The Age Old Conundrum

The current state of affairs in the Middle East is, yet again, disinheriting to say the least. The conflict, anger, and hate within this region has plagued news outlets for years and seeing the developing horizon of further conflict between Israel and Palestine is disappointing to be accustomed to hearing. Currently, this blight is being referred to as a “Gordian Knot” or an incredibly deep and complex conundrum. Given the current political  climate of the states involved  and interactions between the countries’ leaders as well as accompanying allies this reference to being a Gordian Knot is all too accurate. As of now the projected means of easing tensions in this region is a meeting between U.S. Secretary of State, John Kerry, and the Prime Minister of Israel, Benjamin Netanyahu, the information being discussed can only be speculated. Palestinian involvement is incredibly problematic in this particular situation; aside from these two countries’  ruthless hatred for one another there is also a shift in future plans for region partitioning. The collective goal is to forego the establishment of “two state solution partitioned lands” in favor of a “unitary state” so as to have each state maintain their full power and the upper hand in their own way. On top of all this, Palestinian President Mahmud Abbas is on the path to press charges against Israel in the International Criminal Court for their Gaza Campaign in 2014.

This is an incredibly important topic for people to, at the very least, be familiar with. The Middle East is always a region of extensive tension and strife and it could be rather regular and desensitizing to hear that the Middle East (especially Israel and Palestine) has erupted in conflict; despite this it involves one of the United States’ greatest allies and being familiar with our  brothers and sisters overseas is incredibly important. As well as the many lives being lost and injustices occurring at any and all times. This conflict is shrouded by much grey area and the innocent civilians caught in the crossfire, on both ends, are paying for this conflict with their lives.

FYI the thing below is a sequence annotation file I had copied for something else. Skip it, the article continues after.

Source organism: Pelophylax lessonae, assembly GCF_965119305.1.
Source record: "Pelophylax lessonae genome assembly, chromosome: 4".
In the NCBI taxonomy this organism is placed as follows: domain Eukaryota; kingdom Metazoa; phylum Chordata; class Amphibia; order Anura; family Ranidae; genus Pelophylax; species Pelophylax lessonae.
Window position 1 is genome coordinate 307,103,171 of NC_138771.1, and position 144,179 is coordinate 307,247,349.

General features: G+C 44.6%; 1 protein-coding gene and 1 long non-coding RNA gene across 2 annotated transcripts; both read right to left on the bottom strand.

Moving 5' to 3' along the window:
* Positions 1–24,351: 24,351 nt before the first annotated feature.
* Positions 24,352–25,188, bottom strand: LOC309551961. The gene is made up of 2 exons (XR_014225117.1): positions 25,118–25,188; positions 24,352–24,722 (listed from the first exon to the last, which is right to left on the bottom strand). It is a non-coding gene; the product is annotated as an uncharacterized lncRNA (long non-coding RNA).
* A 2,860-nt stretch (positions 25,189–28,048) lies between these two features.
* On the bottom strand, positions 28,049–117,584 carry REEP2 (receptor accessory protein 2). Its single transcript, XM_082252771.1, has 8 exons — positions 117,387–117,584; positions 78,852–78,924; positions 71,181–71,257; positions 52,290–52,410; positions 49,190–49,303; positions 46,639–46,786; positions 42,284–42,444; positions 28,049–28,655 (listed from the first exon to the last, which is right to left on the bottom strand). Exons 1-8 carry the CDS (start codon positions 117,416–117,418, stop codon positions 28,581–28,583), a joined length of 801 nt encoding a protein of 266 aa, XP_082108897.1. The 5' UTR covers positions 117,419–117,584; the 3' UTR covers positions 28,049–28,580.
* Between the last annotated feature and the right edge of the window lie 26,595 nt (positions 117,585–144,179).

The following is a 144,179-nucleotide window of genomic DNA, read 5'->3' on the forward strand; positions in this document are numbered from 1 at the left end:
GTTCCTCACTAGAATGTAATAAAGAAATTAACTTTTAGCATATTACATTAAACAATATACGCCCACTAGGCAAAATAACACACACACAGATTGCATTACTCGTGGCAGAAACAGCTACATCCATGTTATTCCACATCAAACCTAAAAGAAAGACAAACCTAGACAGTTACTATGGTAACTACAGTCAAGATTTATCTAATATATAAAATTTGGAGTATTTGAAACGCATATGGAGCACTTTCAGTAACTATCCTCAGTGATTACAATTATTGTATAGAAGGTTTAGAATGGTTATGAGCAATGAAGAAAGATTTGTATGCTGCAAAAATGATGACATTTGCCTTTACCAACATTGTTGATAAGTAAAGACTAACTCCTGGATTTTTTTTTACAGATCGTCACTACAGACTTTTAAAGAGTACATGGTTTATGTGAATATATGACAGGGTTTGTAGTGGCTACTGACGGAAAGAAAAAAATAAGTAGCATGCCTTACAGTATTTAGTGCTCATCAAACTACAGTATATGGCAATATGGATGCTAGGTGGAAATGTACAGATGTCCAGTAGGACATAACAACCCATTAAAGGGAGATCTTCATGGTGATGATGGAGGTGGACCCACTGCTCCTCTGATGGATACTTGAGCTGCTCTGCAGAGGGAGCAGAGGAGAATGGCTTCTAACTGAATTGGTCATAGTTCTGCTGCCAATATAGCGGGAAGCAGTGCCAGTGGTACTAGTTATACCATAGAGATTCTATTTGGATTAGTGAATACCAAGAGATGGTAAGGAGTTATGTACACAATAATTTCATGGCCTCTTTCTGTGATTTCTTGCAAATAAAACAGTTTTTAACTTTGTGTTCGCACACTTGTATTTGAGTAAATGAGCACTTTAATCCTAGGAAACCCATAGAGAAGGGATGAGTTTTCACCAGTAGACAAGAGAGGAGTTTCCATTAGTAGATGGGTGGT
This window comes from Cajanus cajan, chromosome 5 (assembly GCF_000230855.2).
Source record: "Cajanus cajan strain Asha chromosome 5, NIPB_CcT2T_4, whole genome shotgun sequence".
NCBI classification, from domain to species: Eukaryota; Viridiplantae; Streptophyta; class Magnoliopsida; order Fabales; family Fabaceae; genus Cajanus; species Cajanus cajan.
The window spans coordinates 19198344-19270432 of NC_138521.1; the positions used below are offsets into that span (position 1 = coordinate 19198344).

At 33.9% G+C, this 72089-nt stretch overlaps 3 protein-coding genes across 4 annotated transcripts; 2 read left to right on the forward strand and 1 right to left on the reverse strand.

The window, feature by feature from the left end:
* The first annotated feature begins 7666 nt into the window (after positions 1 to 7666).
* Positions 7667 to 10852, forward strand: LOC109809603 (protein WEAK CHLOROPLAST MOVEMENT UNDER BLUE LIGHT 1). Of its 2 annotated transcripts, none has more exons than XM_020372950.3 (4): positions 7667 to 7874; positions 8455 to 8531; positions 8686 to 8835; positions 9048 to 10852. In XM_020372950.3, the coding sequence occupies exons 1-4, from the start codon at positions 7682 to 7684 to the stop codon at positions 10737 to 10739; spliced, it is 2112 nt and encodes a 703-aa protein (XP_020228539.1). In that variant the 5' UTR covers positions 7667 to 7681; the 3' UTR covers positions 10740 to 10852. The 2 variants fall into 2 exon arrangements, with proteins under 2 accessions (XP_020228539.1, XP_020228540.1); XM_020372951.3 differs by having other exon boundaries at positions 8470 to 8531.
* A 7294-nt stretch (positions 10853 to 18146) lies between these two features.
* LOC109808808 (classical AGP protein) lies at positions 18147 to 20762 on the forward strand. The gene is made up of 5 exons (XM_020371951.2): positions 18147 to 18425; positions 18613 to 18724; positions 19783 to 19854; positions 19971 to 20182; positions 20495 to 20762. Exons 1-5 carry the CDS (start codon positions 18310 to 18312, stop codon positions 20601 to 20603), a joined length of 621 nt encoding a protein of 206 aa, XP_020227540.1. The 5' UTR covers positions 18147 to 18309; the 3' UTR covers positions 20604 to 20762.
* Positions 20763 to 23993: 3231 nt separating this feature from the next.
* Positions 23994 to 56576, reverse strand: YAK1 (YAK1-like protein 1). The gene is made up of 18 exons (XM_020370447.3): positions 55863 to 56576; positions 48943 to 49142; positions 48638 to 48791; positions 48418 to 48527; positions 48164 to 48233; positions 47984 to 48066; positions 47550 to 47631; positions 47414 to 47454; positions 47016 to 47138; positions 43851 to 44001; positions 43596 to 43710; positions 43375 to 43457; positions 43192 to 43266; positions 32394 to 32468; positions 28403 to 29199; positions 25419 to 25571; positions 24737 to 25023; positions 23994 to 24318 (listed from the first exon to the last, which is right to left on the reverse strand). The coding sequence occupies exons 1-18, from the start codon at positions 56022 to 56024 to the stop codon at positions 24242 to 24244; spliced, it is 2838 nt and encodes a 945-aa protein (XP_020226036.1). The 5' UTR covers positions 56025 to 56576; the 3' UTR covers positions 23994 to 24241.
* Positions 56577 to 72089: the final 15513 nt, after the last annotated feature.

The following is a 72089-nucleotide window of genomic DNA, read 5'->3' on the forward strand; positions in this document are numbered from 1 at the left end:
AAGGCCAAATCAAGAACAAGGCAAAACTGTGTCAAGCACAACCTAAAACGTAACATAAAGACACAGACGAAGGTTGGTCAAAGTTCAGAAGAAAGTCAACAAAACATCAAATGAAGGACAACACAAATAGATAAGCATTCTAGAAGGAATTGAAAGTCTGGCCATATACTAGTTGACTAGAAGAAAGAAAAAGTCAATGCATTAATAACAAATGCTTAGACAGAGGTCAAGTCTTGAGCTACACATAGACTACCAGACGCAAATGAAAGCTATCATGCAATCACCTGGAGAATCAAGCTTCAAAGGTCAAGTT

This news article can be roughly tied to two readings consulted in class, Do Alliances Deter Aggression? The Influence of Military Alliances on the Initiation of Militarized Interstate Disputes by Leeds and Interests, Institutions, and the Reliability of International Commitments by Leeds, Mattes, and Vogel. This situation can be compared to these readings in the sense that the U.S. and Israel are in a military alliance and have been helpful to one another over the years of working together. However this ideal of working together has recently hit a point of much difficulty due to  the increased lack of support from Israel because of the recent Iranian Nuclear deal. Will we find out if military alliances lead to peace and deter aggression? Or will fundamental differences on foreign policy evoke conflict  

Main Article

http://www.bbc.com/news/world-middle-east-34574958

Supporting Articles

http://www.bbc.com/news/world-middle-east-34513693

http://www.bbc.com/news/world-middle-east-18008697

http://www.bbc.com/news/world-middle-east-20033995

http://www.bbc.com/news/world-middle-east-29123668

http://www.bbc.com/news/world-middle-east-29362505

Consulted Readings

Leeds, B.A. (2003)  Do Alliances Deter Aggression? The Influence of Military Alliances on the Initiation of Militarized Interstate Disputes. American Journal of Political Science

Leeds, B.A., Mattes, M., and Vogel, J.S. (2009) Interests, Institutions, and the Reliability of International Commitments. American Journal of Political Science. 

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